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Image South Africa's ascension to the BRICS grouping is recognition of the country's huge potential and rightly places it alongside the leading economies of tomorrow.


South Africa's economy is smaller than those of Brazil, Russia, India and China, but it is also the gateway to the African continent, allowing it to punch well above its weight by linking the BRIC economies to more than 1-billion consumers.

Africa is the fastest growth region after China and India; McKinsey & Company have identified a $2.6-billion revenue opportunity from the continent. Africa boasts unexploited mineral wealth, 60% of the world's uncultivated agricultural land and the youngest age profile of any continent.

South Africa's joining BRICS reflects the reality that the country is a first-tier, not a second-tier, emerging market, and means that BRICS can now truly lay claim to represent the emerging world. In fact, South Africa is 27th biggest economy in the world, with a gross domestic product that the International Monetary Fund puts at $354-billion.

South Africa's New Growth Path

South Africa is growing for the future. Building on the achievements of the last 15 years, the New Growth Path (NGP) sets out a bold vision for creating an even more competitive, fair and socially cohesive economy. The NGP puts employment at the centre of economic policy. It identifies how greater efficiencies can be achieved in the economy, and the investments needed to create a truly advanced, 21st-century infrastructure

The NGP will create large-scale, sustainable jobs in key sectors through a collaborative approach. This will spur trade, innovation and economic growth of up to 7% per year – ensuring South Africa remains at the forefront of fast-growing emerging economies and an attractive investment destination.

South Africa's joining BRICS reflects the reality that the country is a first-tier, not a second-tier, emerging market, and means that BRICS can now truly lay claim to represent the emerging world.


South Africa is open to increasing trade and investment among the BRICS. Moreover, it is a viable emerging market with huge potential as an innovative hub, a sound investment destination and a leading emerging market economy.

South Africa is keen to work with businesses, governments and stakeholders in the BRICS countries to create a partnership model resulting in mutually beneficial investment opportunities for all.

Investment Gateway into Africa

The country's modern financial systems provide an ideal gateway for investments into the rest Africa. Eight out of the 10 largest companies in Africa are based in South Africa, and the World Investment Prospects Survey rated the country as a top-20 economy for foreign direct investment.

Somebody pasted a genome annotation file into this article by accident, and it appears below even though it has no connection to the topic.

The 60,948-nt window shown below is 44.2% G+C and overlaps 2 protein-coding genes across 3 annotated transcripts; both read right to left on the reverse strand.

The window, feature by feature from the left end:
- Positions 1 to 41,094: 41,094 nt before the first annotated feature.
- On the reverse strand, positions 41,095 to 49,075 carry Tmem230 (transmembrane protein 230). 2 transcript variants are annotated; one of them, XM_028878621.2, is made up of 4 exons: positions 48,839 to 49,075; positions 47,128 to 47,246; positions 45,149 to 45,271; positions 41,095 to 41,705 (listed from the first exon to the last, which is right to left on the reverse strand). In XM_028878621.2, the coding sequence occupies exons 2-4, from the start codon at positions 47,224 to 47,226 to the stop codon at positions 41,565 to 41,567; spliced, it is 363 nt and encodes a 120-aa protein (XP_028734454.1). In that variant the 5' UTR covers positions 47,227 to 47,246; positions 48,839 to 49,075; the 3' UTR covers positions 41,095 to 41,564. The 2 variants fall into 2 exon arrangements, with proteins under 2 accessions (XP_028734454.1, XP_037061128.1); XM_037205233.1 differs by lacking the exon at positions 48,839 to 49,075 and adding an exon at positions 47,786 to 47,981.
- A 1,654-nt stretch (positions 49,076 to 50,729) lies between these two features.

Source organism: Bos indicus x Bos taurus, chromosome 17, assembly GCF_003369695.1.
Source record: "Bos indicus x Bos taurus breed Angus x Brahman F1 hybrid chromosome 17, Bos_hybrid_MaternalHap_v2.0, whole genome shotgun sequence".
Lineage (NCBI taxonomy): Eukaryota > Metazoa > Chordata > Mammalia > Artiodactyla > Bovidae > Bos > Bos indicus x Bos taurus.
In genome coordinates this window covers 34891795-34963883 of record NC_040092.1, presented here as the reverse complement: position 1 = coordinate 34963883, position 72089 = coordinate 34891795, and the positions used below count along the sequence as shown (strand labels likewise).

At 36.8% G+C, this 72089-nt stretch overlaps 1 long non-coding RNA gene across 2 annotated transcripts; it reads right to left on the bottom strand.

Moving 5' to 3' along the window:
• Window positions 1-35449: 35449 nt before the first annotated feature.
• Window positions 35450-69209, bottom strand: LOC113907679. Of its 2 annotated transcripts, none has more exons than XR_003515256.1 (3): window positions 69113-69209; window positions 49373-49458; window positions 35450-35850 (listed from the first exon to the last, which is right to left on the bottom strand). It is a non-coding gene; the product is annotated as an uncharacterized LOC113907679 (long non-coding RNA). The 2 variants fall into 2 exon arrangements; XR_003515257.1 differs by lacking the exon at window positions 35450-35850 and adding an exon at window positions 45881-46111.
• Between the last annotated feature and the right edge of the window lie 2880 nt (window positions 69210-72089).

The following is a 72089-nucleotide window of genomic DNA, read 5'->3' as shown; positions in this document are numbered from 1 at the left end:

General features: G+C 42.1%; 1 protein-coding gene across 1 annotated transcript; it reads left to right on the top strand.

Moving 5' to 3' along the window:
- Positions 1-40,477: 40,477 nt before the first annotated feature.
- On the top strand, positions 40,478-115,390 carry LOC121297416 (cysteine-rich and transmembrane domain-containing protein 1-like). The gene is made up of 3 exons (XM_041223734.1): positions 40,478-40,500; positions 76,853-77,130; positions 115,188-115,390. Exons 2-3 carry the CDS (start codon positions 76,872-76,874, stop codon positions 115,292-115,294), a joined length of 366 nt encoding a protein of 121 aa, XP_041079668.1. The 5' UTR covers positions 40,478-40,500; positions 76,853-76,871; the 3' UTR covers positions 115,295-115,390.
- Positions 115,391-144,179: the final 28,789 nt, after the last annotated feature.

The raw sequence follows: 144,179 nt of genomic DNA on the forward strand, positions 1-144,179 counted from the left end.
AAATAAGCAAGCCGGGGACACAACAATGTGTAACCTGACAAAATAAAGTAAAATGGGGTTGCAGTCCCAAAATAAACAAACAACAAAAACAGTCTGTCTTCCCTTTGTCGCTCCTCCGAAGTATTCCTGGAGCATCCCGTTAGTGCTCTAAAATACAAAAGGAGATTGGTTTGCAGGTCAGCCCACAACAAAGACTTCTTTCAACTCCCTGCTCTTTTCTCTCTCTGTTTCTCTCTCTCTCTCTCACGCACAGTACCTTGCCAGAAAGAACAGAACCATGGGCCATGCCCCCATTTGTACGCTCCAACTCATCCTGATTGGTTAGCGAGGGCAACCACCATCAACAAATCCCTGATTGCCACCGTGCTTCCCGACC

Moreover, South Africa's robust recovery from the global recession has led Fitch Ratings to raise its outlook for the country from "negative" to "stable".

Plenty of other factors make South Africa an ideal trade and investment destination. One is its mineral wealth: the country has the world’s largest deposits of gold, chromium, platinum and manganese.

The quality of South African institutions, its strong intellectual property protection, the accountability of its private institutions, and a stable and well-regulated financial sector all contribute to the ease of doing business in the country.

Johannesburg's JSE Securities Exchange is the 14th largest equities exchange in the world, with a total market capitalisation of some R2.3-trillion ($341-billion). In 2010, Wal-Mart made a $2.3-billion offer for 51% of South Africa's Massmart in the US retail giant's second-biggest investment in over a decade.

Key player in Global Institutions

South Africa is a key player in global institutions and is confidently playing an increasingly critical role in the fast-changing governance landscape.

The country is a member of the International Monetary Fund, the World Bank, the World Trade Organisation and the United Nations system, including the International Atomic Energy Agency.

South Africa plays a pivotal role in reshaping global governance and financial and trade architecture. This is reflected in its membership of the G20 group of advanced and emerging economies which, in line with the shifting balance of global economic power, has begun to supersede the old G7/8.

South Africa has a stable democracy, a transparent system of governance, supported by prudent fiscal policies and a strictly regulated financial sector. With strong relations with international organisations and growing economic influence, the country is seen as an emerging power and influential mediator.

This article was first published in www.southafrica.info

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